Once upon a time, we lived in a cold, dark place called Connecticut, where in the winter even a $600 electric bill couldn’t save you from the cold. Then we wised up and decided to move south of the Mason-Dixon line.
When we moved, we estimated that anywhere within 20 miles of my future workplace would be okay. What we didn’t realize is that 20 miles does not necessarily translate into 20 minutes in morning city traffic… and that a long commute is one of the number one money wasters in our modern American life.
Therefore, when we found a great bargain on a house that fit all our specifications, we didn’t even think about it, we just jumped on a plane to sign the offer papers. And even though I am only 16.5 miles from door to door as the crow flies (or as the highway meanders, whatever), it takes 30 minutes on a GOOD DAY with no traffic to get from home to work and vice versa.
Heaven forbid there is a wreck or construction, or even “unusual traffic along your route”, then dinner won’t be until after dark. And I get hangry around 5:30pm.
When I first began working at my current location, there was a ‘park-and-ride’ option. I tried all the things, from 4 different lots in different places and 2 separate bus systems (Chapel Hill Transit and the Go Triangle transit). I tried each system for a week, to see which saved the most amount of time in driving to-and-from, as well as the on-the-bus portion.
Having 15-30 minutes on a bus is nice in a way. It gives you stress-free time to think about life, go over the day, plan ahead, craft blog posts, or read a book. It also introduced me to a few other fellow bus riders, at least two of which became friends. And it helps that some of these fellow riders are really good humans. It also helps that the bus options are far cheaper, from $0 for the Go Triangle pass to less than $100 for the Park and Ride.
However. I must admit to a shameful truth. I am a spendypants when it comes to commuting.
I know Mr. Money Mustache may revoke my frugal card and never return my phone calls (HAHAHA), but I then applied for a waitlist for an on-campus parking pass. And I got one.
Yes, I paid double the money yearly to try out a parking lot on campus. I tried two different lots, 2 blocks apart. Now I walk the minimum distance from my car to my building per day, and have 3 different escape routes from campus at 5pm. A quick check of Google maps tells me which way to turn to avoid the most traffic. And now I get home in about 30 minutes, reliably, every day.
Time is money?
I’m not sure, I haven’t run the exact numbers. But I guess what I’ve learned is that, for me and at this point in life, I am comfortable sacrificing a small amount of money per year, plus a not-negligible amount of money in repair/maintenance/gas costs in order to have the convenience and time returned to me in the form of driving.
What brought me to this conclusion? What might tip the balance back to the bus system?
Flexibility in when I leave
Right now, our hours are ‘set’ at 8:30 – 5pm. But that isn’t how real life works most days. Sometimes I have to be in office earlier, sometimes stay later. Projects happen.
But we are limited to a strict 40 hours per week, so once you hit that, you’re done for the week, get out. So being able to leave earlier on a day of my choosing to make it all add up is really great. If my schedule became rock-solid for some reason, I’d probably consider other options, like carpooling.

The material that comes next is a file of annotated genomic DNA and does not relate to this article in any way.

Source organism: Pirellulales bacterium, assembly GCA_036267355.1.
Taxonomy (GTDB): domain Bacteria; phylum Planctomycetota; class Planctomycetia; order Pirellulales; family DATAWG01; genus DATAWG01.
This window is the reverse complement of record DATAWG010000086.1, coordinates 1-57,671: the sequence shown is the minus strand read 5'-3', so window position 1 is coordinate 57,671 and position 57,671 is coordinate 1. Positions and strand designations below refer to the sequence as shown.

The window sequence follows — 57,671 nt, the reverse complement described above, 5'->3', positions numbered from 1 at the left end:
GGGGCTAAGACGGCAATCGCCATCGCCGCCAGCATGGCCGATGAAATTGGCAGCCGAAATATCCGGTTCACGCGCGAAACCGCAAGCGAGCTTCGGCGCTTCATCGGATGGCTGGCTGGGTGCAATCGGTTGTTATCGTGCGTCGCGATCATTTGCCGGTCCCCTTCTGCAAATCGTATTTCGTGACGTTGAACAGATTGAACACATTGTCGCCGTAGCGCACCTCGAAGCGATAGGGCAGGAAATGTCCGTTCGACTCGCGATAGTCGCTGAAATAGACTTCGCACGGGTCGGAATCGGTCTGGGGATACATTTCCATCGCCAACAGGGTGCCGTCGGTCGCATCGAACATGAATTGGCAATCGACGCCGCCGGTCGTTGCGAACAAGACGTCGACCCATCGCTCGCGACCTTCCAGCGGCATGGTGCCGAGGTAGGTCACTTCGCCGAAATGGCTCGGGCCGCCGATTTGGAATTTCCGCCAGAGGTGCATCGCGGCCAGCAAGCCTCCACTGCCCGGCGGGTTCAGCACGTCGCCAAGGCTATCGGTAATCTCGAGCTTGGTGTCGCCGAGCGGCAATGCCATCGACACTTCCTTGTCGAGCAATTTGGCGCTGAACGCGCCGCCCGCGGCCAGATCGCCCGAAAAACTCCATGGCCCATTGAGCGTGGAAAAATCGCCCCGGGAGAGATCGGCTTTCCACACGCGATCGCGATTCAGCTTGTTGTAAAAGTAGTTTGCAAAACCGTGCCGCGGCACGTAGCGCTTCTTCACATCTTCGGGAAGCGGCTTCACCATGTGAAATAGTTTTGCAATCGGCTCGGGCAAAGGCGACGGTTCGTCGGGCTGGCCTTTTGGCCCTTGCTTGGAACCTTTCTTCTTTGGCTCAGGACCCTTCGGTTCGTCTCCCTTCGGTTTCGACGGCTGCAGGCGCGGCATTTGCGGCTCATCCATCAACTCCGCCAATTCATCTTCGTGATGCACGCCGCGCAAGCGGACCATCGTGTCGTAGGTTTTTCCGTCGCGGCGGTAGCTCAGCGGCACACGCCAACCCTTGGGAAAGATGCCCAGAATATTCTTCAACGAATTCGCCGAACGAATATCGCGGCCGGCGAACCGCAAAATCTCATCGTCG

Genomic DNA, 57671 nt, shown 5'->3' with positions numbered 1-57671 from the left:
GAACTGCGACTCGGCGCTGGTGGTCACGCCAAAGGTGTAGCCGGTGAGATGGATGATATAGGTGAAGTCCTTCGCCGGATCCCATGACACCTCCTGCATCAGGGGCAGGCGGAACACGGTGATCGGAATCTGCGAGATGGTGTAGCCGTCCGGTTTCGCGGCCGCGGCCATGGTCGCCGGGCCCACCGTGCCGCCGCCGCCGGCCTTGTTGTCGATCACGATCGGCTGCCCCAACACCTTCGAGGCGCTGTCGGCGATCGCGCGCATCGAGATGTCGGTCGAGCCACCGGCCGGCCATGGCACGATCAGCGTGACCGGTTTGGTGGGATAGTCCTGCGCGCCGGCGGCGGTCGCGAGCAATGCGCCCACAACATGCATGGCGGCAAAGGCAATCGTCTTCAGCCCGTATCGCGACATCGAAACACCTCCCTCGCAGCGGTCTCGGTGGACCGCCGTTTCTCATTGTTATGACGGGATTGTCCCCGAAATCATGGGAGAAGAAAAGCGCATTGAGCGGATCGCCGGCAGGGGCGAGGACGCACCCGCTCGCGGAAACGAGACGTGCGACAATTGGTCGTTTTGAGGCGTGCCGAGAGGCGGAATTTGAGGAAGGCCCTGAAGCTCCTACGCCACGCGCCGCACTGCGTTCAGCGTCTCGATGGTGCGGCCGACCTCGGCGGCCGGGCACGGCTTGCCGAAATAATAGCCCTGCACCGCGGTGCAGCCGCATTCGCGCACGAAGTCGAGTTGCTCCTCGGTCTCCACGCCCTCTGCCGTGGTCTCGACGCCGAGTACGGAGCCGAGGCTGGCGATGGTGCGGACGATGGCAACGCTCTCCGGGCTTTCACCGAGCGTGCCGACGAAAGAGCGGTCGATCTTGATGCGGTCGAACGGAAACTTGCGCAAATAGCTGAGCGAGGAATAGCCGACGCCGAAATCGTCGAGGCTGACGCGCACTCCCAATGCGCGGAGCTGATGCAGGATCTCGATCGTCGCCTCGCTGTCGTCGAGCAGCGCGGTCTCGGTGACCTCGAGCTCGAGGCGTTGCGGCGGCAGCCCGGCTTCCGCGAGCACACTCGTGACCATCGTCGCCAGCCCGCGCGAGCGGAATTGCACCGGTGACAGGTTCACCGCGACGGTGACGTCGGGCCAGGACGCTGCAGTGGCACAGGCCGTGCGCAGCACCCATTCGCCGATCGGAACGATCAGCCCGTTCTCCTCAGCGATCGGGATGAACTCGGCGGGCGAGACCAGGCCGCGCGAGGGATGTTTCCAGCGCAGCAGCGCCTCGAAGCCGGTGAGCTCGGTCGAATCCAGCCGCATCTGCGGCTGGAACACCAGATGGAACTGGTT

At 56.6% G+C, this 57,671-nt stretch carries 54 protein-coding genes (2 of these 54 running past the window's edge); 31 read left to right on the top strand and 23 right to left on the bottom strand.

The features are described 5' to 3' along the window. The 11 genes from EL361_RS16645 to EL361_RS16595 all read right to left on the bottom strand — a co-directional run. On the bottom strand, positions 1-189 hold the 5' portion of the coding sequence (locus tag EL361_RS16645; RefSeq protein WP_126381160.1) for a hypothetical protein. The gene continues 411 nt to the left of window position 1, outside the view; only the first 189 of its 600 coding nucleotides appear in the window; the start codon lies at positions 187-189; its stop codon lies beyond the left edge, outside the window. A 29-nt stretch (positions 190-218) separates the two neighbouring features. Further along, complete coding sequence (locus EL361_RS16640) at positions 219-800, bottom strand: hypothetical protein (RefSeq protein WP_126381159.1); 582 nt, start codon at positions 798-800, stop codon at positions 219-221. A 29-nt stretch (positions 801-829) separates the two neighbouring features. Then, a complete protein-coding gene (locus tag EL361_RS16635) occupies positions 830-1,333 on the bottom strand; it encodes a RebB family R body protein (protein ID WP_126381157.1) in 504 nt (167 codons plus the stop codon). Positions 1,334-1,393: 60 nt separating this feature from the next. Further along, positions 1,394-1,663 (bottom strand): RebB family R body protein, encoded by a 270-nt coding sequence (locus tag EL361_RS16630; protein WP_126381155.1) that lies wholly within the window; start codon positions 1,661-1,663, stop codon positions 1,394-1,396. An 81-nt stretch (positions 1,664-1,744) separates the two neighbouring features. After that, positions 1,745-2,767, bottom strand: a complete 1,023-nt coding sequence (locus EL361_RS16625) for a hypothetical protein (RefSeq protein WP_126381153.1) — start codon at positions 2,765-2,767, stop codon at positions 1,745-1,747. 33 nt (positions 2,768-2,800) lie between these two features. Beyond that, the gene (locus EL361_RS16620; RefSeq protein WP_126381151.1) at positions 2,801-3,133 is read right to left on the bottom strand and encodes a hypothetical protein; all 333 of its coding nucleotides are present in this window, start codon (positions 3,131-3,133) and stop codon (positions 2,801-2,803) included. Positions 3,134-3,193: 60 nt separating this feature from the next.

I am the primary dinner-maker
See above? I’m the primary dinner-maker, and grocery-shopper, and errand-runner. My wonderful, generous, hilarious hubs is basically a hermit (has he left the house since August? Not sure…), whereas I love being out and about in the world. So if we need milk, a package dropped off, dry cleaning to do, or a vet to visit, I am pretty much the one to do it.
And having more time in the evenings is key to adulting. If another commute option arose which gave me MORE time, or proved more convenient (like being next to a place I shop) I’d consider it.
Gas prices are reasonable right now
Even with Harvey and Maria and whoever comes next, gas prices this year have been mostly below $2.50 per gallon. That means that I fill my tank for about $20, and pretty much only once every other week. See below as well. If this changes and gas prices rose, I would definitely consider other ways of getting where I need to go.
A paid-off, older model vehicle with great gas mileage
Both our cars are reliable Hondas, 2005 and 2006, with less than 120,000 miles. They are both fully paid off, and have newish tires (within the past 3 years). Though mine has been giving us some issues lately, overall these should have another several years worth of driving left in them.
Our insurance is super cheap, maintenance is negligible, gas mileage is stellar, and Honda engines run like a dream. When one or both someday bite the dust, or if Tesla magically creates a 10K car, we are definitely going to be in the car market, and I would re-evaluate.
We bought a house, and the mortgage is great
The house we bought fits our needs right now and for the foreseeable future. A similarly sized house closer to work would easily cost twice to four times as much. We do have alerts set for a specific mile radius and price range, but barring a huge housing market downturn I highly doubt the ‘hot spots’ of the Triangle will become MORE affordable in the future. However, if the perfect diamond in the rough house comes on the market, you better believe we will be all over that. And turn ours into a rental. Bonus.